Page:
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Boston Government Service Center, designed by Paul Rudolph / Photograph: Mark Pasnik
Heroic: Concrete Architecture and the New Boston
Mark Pasnik, Chris Grimley, and Michael Kubo
The Monacelli Press, $50 (cloth)
Euphemism is the quest of Heroic: Concrete Architecture and the New Boston. If authors Mark Pasnik, Chris Grimley, and Michael Kubo have their way, “heroic,” an adjective that doesn’t yet describe any buildings, will before long replace “brutalist,” an adjective that describes far too many.
There is little doubt that, whatever niche success it has enjoyed as a cause célèbre for preservationists, “as a banner for a movement, ‘Brutalism’ was a rhetorical catastrophe.” While the roots of the term—deriving from béton brut, a description of concrete surfaces—are nuanced, its connotations of violence are not. Imagine if current exurban wood-frame home construction were known as “ephemeral,” and you’d be halfway to the problem.
Of course, terminology only partially explains the ill repute of brutalist structures. We tend to judge the attractiveness of buildings as we do people: by looking at them, not by learning their taxonomic names. (Gothic architecture has many admirers, if not the warmest of descriptors.) But the term “brutalism” is nonetheless a dark cloud. It is unclear if all of the architects profiled in the book would embrace the new designation “heroic,” but Araldo Cossutta, designer of the Long Wharf Marriott Hotel and several concrete additions to Boston’s Christian Science Center, speaks for many when he says, “I resent the word brutalism being attached to my work in any way.” Perhaps a new term will inspire an opportunity for fresh eyes on these and other structures.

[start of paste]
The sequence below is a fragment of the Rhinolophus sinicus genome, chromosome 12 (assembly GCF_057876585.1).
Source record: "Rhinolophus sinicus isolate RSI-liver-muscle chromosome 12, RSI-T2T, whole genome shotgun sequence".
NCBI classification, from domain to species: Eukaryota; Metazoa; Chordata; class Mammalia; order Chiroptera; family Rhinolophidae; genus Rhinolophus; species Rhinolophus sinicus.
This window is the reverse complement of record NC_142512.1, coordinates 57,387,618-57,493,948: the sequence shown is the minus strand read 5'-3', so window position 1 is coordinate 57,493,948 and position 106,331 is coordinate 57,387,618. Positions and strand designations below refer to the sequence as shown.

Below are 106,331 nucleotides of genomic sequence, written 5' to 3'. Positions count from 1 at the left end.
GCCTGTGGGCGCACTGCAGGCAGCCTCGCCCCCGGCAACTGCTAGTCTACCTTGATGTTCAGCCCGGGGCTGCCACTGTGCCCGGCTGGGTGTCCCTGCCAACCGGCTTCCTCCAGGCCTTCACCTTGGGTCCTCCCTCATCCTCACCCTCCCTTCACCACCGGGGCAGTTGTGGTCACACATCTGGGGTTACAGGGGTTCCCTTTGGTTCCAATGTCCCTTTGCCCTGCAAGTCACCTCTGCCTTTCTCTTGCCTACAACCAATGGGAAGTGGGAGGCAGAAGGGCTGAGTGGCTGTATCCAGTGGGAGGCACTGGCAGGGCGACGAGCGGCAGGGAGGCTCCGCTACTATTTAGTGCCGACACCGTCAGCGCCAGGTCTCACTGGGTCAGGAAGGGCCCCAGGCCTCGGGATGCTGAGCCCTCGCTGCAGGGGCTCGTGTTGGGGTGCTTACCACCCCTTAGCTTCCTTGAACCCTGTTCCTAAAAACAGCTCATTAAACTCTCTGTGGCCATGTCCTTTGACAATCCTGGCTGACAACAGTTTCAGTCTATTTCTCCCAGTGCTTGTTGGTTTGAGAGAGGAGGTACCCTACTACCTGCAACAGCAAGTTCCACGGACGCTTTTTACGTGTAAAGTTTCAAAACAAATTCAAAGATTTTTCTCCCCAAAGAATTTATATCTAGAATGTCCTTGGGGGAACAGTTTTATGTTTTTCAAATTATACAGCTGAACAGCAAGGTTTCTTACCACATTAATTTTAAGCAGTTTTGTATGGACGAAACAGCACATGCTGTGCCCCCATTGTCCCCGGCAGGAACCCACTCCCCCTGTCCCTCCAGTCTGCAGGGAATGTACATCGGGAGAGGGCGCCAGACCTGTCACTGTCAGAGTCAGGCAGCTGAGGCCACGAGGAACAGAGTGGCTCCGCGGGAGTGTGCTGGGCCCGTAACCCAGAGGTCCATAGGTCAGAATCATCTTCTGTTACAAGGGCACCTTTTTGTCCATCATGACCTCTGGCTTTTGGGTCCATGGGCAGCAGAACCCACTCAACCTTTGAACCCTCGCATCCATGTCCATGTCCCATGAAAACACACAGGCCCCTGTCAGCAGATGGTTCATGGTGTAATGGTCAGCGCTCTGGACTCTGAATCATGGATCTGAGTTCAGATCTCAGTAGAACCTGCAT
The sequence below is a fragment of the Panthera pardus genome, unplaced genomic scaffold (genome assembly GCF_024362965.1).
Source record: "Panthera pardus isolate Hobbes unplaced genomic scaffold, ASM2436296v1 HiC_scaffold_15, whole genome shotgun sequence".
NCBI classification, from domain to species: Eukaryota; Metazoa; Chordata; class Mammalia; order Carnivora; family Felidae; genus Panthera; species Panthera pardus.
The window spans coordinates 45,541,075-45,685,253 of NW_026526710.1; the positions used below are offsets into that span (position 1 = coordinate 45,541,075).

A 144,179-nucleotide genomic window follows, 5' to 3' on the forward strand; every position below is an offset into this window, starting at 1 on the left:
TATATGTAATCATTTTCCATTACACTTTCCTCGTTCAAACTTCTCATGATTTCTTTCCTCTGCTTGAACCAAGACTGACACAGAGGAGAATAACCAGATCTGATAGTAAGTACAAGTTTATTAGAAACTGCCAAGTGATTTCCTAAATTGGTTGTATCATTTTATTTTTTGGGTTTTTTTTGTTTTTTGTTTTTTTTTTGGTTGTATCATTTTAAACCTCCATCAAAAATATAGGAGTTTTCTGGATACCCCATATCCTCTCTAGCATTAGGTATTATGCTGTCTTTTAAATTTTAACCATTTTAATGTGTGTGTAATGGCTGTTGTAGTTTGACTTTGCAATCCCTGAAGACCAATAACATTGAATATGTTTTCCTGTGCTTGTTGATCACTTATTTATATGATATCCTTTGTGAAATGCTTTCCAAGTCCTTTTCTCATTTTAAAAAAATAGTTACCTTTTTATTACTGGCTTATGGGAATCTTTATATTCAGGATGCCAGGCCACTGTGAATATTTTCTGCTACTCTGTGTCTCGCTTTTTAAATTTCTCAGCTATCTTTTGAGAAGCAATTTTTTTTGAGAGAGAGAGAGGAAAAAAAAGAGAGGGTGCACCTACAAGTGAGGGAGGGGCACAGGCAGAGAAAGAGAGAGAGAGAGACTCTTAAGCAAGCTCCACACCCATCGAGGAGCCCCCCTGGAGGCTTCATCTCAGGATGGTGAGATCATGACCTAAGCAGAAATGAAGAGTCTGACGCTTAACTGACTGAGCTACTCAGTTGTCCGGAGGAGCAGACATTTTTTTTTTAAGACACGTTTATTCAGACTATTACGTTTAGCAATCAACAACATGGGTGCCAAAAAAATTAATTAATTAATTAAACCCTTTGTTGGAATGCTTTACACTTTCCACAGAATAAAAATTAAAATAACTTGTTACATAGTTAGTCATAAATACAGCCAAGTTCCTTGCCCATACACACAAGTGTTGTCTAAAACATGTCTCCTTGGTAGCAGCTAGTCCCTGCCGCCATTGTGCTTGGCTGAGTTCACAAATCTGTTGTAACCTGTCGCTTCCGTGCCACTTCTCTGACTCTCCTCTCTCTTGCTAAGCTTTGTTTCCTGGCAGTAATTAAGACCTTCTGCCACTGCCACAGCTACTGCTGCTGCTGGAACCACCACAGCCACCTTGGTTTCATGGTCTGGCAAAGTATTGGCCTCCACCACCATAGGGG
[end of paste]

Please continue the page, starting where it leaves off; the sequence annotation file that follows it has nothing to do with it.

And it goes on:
The aggressive government-sponsored construction of the 1960s and ’70s, indelibly marked by concrete, aimed to revive a moribund city.
Many are located in Boston. This built era—mostly the 1960s and ’70s—stood in sharp contrast to the conservatism of the prevailing urban landscape that preceded it and that has since returned. As the introduction to a 1970 guide to the city’s architecture put it, “Boston, like Oxford, has never blushed to be the last to work seriously in an outworn tradition.”
And yet, for a while, this was not remotely the case. The result was a unique center of concrete modernism in the United States; no other city boasts a legacy comparable to Boston’s. In town, this has always been a subject of controversy—indeed, derision. The current mayor himself belittled City Hall shortly before occupying it, an easy dig at a widely despised building. And yet Heroic argues that, whether or not Boston’s concrete has been successful, the aims behind it were noble. The era reflected a new approach to urban repair, as opposed to urban renewal, to which it was an intended remedy. Boston was in decline, and concrete construction—or, more to the point, the civic vision guiding it—was to be its rescue.
• • •